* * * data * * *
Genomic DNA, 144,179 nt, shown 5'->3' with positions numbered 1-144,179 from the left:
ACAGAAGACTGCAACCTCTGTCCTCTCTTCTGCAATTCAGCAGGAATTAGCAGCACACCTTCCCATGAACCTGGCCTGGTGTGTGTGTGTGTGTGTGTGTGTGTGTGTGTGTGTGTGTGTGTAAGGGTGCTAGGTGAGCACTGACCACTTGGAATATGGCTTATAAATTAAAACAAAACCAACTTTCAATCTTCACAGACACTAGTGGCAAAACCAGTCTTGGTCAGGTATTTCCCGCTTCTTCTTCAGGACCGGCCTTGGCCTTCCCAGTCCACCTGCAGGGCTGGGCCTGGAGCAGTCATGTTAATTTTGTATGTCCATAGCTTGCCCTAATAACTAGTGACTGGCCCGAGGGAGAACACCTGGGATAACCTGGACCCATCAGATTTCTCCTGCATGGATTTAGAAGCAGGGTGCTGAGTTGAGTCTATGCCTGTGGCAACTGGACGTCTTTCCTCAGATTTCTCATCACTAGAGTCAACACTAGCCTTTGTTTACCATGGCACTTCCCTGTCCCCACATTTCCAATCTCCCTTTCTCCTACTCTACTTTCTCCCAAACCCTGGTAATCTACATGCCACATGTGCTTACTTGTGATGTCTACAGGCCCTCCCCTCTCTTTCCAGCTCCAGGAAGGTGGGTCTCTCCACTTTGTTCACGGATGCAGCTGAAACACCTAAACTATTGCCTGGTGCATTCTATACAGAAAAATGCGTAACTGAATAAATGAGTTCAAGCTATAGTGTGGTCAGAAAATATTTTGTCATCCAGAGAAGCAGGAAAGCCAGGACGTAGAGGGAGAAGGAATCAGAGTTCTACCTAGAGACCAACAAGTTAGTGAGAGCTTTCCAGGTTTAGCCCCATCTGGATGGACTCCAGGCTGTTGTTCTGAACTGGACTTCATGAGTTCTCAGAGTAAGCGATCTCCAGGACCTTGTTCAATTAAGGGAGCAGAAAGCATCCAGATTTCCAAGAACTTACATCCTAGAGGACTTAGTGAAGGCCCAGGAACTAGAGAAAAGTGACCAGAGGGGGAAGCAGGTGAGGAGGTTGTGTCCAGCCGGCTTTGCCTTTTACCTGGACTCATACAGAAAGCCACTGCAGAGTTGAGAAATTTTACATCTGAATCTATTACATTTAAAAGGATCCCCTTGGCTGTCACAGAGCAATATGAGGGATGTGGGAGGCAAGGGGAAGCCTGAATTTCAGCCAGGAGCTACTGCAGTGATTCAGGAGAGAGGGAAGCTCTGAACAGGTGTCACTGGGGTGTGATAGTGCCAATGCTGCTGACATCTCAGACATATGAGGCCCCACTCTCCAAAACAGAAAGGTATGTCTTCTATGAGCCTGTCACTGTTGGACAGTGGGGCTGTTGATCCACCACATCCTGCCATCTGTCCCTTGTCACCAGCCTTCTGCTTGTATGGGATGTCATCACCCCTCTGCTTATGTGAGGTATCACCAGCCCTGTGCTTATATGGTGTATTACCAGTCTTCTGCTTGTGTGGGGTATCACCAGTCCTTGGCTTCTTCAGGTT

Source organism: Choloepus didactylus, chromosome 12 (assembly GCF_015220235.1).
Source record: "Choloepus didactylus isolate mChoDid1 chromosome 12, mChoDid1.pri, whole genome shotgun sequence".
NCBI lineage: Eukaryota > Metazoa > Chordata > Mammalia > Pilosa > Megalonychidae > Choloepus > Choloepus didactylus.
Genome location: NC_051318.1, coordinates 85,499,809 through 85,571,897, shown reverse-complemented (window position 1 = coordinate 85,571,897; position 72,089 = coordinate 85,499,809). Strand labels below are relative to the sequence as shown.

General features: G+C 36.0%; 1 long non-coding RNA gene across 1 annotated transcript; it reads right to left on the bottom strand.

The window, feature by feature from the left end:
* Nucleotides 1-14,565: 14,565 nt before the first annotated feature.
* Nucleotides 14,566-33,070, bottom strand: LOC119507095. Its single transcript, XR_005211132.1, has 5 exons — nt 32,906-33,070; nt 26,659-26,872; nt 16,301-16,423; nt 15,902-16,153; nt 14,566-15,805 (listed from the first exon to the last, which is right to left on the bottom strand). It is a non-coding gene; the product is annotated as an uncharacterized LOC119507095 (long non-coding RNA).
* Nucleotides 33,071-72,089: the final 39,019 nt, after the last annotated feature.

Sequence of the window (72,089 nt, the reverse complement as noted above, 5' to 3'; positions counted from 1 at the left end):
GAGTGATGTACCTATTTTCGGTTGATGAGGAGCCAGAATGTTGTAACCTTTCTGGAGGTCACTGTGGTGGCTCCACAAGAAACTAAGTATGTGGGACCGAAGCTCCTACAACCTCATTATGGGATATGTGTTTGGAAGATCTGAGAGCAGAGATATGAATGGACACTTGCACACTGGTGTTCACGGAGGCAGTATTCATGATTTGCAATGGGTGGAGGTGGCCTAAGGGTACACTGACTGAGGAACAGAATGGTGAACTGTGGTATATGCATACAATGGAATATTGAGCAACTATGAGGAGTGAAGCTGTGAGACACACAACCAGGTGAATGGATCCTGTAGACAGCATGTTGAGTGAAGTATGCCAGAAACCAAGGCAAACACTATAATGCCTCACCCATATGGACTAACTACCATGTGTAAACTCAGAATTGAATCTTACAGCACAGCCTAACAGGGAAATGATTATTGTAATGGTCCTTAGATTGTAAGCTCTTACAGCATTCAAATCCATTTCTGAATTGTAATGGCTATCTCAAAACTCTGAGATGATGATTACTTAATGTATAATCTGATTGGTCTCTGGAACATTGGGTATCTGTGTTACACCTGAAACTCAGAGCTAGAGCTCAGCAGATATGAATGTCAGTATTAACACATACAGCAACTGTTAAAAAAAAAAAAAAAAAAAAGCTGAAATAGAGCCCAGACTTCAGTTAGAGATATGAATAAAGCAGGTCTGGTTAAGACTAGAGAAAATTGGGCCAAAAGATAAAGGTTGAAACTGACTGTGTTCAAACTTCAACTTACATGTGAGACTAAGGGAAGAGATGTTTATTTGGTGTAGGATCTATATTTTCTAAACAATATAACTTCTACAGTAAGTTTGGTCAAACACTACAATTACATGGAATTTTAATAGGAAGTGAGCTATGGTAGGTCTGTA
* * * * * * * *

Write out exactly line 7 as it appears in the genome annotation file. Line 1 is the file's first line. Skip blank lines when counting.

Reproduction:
General features: G+C 36.0%; 1 long non-coding RNA gene across 1 annotated transcript; it reads right to left on the bottom strand.